Gas Money, which debuted in season 37, is one of the newer Pricing Games on The Price Is Right so you may not have ever seen it before. Although the probability of winning is basic, it is still an interesting game to watch because the contestant can walk away with the money if they choose to. The probability of winning Gas Money, is virtually the same as for Danger Price, the game I talked about last week. The thing is, when I used this game in class my students were all confused. They seemed to think that for some reason the probability of winning increased when cards were revealed. Like it was some version of the Monty Hall problem, a problem we had yet to discuss. The game is also interesting because the theoretical probability of winning is higher than the experimental, a fact I vaguely allude to in the questions but can be teased out more in class.

Click through to watch some clips.

Click through to watch some clips.

Gas Money is one of the newer games from The Price is Right. Watch a clip of Gas Money and then use what you know about probability to answer these questions.
(a) What is the probability of winning Gas Money if the contestant plays blindly (i.e. just guessing)?
(b) From season 37 through season 40 on The Price Is Right, Gas Money was won only 6 times and was lost 42 times. Explain why is this curious? What might be the explanation for this?

TPIR 02: Danger Price

Danger Price is another Pricing Game from The Price Is Right I have students analyze to learn about Probability. This one, like Flip Flop just requires students know the definition. Let's get right into it:

Click through to watch the clip.

Click through to watch the clip.

Here is another classic pricing game from The Price Is Right. Watch Danger Price and then use what you know about probability to answer these questions.
(a) What is the probability of winning Danger Price if the contestant plays blindly         (i.e. just guessing)?
(b) Are there strategies a savvy contestant can use to increase their chances of winning Danger Price?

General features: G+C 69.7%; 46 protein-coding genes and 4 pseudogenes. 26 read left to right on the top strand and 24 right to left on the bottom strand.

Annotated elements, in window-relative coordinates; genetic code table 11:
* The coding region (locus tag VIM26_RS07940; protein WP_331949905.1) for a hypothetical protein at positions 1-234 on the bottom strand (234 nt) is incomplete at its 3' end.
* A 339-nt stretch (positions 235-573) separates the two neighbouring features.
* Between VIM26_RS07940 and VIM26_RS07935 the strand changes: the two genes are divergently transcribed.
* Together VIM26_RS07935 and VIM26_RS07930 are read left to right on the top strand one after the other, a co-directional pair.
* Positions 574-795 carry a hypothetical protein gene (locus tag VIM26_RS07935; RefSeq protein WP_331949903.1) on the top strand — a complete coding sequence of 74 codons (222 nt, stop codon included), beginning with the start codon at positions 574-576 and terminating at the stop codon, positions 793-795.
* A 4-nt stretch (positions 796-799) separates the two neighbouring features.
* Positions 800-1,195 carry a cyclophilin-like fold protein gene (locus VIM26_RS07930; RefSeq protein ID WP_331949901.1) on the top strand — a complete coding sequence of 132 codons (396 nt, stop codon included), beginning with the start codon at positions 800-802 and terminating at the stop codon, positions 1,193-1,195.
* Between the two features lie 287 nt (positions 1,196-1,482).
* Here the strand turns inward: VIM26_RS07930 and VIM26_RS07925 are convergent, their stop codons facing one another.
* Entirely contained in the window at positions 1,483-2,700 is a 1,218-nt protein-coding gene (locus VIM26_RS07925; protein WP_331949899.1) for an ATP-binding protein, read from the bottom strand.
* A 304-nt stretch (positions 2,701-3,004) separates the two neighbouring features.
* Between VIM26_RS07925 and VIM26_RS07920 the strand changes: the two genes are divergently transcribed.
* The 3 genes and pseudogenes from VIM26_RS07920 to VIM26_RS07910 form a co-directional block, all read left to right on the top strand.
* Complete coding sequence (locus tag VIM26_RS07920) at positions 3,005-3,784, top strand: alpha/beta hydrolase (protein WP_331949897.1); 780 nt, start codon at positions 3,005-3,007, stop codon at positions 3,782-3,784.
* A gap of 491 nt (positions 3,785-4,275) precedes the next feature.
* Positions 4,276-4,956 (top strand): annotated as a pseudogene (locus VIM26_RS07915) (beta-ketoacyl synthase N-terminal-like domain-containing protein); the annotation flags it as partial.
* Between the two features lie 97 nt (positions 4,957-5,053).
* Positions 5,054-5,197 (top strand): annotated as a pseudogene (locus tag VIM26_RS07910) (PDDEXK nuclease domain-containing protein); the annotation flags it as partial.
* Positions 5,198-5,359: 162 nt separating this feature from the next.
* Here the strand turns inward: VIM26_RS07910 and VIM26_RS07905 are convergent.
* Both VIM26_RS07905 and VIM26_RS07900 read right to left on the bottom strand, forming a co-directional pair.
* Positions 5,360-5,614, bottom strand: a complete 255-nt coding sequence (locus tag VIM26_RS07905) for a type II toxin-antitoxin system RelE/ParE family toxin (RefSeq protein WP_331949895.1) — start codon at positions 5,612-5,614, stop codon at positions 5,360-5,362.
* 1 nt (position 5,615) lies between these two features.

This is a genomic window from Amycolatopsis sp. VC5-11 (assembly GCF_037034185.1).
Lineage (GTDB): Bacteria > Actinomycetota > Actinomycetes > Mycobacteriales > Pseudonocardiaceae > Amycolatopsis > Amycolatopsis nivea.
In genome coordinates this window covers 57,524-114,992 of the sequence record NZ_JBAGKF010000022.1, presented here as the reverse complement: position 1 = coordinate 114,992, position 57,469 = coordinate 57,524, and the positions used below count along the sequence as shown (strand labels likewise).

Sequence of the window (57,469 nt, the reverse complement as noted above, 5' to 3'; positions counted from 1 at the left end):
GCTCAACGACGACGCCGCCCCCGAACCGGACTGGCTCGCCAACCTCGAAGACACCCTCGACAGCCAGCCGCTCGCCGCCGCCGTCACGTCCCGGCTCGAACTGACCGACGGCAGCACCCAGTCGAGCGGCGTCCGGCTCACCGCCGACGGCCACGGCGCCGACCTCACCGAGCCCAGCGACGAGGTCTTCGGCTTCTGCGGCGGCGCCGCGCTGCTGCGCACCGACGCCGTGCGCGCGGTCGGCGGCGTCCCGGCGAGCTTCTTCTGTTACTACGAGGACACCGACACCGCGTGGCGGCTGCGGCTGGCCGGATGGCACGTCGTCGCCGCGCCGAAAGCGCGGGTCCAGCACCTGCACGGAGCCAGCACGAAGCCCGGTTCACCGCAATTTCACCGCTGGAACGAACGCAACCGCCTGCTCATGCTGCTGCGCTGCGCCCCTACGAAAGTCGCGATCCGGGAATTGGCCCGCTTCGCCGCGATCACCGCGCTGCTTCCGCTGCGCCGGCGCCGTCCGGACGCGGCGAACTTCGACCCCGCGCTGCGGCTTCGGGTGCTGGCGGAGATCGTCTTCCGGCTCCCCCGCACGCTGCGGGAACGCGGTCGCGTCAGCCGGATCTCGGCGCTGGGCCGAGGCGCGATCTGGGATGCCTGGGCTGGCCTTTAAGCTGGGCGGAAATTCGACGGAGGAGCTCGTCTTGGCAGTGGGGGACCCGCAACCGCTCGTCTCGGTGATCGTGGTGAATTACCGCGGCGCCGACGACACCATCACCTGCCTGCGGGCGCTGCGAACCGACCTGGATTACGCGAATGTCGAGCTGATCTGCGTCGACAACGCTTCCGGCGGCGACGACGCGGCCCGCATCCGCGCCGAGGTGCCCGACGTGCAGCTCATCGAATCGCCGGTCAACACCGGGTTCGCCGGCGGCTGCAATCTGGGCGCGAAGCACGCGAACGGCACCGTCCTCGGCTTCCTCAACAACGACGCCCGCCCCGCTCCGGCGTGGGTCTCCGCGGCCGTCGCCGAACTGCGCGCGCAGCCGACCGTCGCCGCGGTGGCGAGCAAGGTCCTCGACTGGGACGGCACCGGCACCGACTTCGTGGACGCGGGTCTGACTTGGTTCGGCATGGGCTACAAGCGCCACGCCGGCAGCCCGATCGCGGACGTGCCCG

(c) The actual probability of winning Danger Price based on historical data is .361. What does this imply about your answer to part b?

You can get 40 years of pricing game stats here. Freaking awesome.

A few more Danger Price plays from the TPIR Web site.

TPIR 01: Flip Flop

I can remember watching The New Price is Right with my grandmother way back in the 70's and perhaps that is why I still love it today. Anyhow, I have found TPIR to be fantastic for engaging my students in probability and hooking them into analyzing some pretty complicated probability problems. Sometimes we analyze these clips in class, but frequently I just mix a TPIR question in with their homework. Going forward I am going to pretend that all these TPIR questions are from homework problems. I almost always assign my math homework on Google Docs. Every night students get a new Google Doc with a variety of problems on it, many are Exeter style problems, but I have found other problem styles (like these TPIR problems work really well on a Google Doc also) If I am really playing my A game the problems will be completely spiraled (like Exeter) and my students might get say 1 or 2 probability questions a night over multiple weeks until we have unwittingly learned a ton of probability. At Exeter math students can all meet in the evening to collaborate on their math homework (the Exeter math books even talk about this). At day (not boarding) schools this is usually not possible. This is why Google Docs works so well. Students go online in the evening and «talk» about their math homework on the doc. So after watching this probability problem I would expect my kids to begin analyzing it. We would then continue the discussion in class.

Click through to watch the clip.

Click through to watch the clip.

I bet we can learn some Probability by analyzing the world's best gameshow The Price Is Right. Let's start with an easy one. Watch this pricing game called Flip Flop and then answer these questions.
(a) Are their any strategies a savvy contestant can use to increase their chances of winning this game?
(b) What is the probability of winning the game if the contestant plays blindly (i.e. just makes a wild guess)?